What would Dr. Roberts say today about Black Friday and the way it has recently leaked into Thanksgiving Day?  Would he assert that “the people know what they need and they act accordingly?”  Or would he perceive a pressure of corporate capitalism throwing society out of balance, as I do?  My perspective is affected by the fact that I have what I need, and when I make a big purchase it is usually because something has broken and I want to replace it.  When something does break, I’m not likely to wait for sales or the crowds that go with them. I give thanks that I can avoid Black Friday.

An additional note on Thanksgiving:

I recently heard an ad for some worthy cause in which the speaker said, “People remember the thanks but they don’t always remember the giving.”  Another blow to language: giving thanks is not a two-part action.

Comments Roberts made on other Thanksgivings, and his comments on many other subjects are reported in John Emerson Roberts: Kansas City’s “Up-to-date” Freethought Preacher.  See more on the Books page.

Thanksgiving Walk


The blog’s new header is intended to reflect my interest in nature and native plants, a “third side of one mind.”  It is a close up of a cottonwood tree I saw at the Bosque del Apache.  Today’s post about my Thanksgiving features other native plants.


Waiting at the copy center in Staples I listened to the customer in front of me and the salesclerk chat.  “I hate Black Friday,’ the clerk was saying.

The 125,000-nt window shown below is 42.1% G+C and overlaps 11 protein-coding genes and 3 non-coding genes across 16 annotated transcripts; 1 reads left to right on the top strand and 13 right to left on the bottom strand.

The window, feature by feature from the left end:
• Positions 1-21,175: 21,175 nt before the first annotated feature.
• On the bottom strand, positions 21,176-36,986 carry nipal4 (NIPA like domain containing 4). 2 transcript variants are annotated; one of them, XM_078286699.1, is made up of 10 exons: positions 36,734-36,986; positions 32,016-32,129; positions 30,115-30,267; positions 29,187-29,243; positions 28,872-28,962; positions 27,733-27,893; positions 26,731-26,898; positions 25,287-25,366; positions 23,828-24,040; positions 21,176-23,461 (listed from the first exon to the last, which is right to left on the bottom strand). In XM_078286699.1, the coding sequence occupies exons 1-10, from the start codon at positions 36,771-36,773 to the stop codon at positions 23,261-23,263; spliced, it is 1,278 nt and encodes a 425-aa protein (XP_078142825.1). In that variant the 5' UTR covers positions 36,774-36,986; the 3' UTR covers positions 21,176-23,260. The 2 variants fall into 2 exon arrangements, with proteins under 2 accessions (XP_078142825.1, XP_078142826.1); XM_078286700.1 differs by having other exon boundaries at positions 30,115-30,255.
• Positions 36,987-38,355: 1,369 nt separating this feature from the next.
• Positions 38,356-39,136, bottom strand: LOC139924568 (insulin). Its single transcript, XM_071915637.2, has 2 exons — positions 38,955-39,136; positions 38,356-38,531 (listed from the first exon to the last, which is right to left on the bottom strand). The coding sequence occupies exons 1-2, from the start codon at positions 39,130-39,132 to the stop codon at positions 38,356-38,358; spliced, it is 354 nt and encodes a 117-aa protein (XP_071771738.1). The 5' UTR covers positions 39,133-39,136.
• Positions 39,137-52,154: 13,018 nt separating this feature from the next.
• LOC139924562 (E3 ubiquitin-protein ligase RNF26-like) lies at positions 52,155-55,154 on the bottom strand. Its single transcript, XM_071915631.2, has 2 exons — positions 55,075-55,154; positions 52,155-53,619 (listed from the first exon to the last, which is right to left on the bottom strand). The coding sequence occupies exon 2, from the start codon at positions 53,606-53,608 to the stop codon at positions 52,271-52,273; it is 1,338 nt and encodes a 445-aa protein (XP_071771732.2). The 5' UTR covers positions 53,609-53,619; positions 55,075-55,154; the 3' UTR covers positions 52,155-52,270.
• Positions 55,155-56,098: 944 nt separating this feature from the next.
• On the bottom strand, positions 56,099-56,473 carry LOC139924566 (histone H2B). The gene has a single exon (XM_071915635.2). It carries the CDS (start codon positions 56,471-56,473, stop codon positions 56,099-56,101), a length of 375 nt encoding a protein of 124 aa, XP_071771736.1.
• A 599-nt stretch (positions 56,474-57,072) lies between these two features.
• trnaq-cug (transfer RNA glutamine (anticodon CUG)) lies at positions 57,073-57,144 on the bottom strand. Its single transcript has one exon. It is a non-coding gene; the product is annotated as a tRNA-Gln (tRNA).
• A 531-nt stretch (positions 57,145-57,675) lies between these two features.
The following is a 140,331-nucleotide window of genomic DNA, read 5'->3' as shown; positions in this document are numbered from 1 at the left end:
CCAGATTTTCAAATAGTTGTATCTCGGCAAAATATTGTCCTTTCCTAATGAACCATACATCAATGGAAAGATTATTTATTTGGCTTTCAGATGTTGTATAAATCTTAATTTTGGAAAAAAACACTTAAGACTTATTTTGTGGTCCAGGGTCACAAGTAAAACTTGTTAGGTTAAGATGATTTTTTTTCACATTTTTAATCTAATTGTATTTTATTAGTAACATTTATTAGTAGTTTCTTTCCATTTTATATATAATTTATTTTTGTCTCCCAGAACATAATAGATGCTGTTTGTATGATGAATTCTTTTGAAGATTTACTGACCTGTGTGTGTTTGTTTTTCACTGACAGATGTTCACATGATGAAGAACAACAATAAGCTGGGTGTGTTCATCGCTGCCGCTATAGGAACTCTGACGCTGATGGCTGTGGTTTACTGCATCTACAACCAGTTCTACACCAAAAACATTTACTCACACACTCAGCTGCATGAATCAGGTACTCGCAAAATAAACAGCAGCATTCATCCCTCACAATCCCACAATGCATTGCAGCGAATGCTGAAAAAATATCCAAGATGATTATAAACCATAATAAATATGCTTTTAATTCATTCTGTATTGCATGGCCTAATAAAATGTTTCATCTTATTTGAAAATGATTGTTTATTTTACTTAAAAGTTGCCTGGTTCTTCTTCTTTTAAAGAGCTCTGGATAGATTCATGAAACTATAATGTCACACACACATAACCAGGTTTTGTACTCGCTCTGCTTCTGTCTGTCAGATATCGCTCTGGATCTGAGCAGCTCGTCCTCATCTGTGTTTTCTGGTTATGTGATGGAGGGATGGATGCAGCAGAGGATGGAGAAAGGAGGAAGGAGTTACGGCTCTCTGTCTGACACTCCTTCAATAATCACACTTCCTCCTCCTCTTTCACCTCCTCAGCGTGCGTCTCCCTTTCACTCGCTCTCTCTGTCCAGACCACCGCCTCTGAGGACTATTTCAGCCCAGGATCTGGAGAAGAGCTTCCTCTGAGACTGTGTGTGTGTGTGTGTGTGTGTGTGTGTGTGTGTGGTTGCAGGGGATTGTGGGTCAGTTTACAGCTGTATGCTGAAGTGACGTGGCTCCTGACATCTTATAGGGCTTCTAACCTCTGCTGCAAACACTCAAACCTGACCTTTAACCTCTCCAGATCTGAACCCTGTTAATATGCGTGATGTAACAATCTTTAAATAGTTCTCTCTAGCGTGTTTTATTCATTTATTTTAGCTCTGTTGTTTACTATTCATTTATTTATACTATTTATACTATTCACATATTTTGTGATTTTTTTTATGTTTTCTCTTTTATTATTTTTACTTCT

“So do I,” the customer said.  “Maybe if you’re poor it makes sense.”

“I’m poor,” the clerk responded.  “And I’d rather spend time with my family than save $100 on a television set.”

Recovering quickly the customer said, “I’ve been there too.  I felt the same way.”  When I was done my business I told the clerk “I hope you survive Black Friday!”  She smiled.

Desert Willow

For me, “Black Friday” is a day to stay home, catch up, finish cleaning up for Thanksgiving.  One of many things I have been and am grateful for is the extended family and friends who came to our house for Thanksgiving every year for many years: anywhere from six to seventeen people.  That left a lot of next day cleanup to be done, but it was worth the effort.  I am also grateful that we no longer do that.  We do a Thanksgiving dinner for ourselves, because for us, next after family, Thanksgiving is about the leftovers: the sandwiches and all the stock for soup, the many uses of turkey chunks.

This quieter Thanksgiving allows me time to take a walk.  This year I walked into

Apache Plume

the arroyo behind the dam that is built for a 500 year flood and rarely sees more than a few small ponds in the rainy season.  Now it is quite dry.  I found many things to be thankful for, including desert willows whose long seed pods showed me how many flowers I’d missed seeing by not being out their way in the warmer weather.  There was apache plume which was still “pluming” – its sprays of seed pods not yet blown away.  And most pleasing of all, there were buffalo gourds.  These grow on large leaved plants which have gotten scarce in the last year or two because of the drought conditions.  I picked up a few for my Thanksgiving table decoration.  It was a longer walk than I had taken in quite a while.  But I knew I would have Black Friday to rest up.

Buffalo Gourds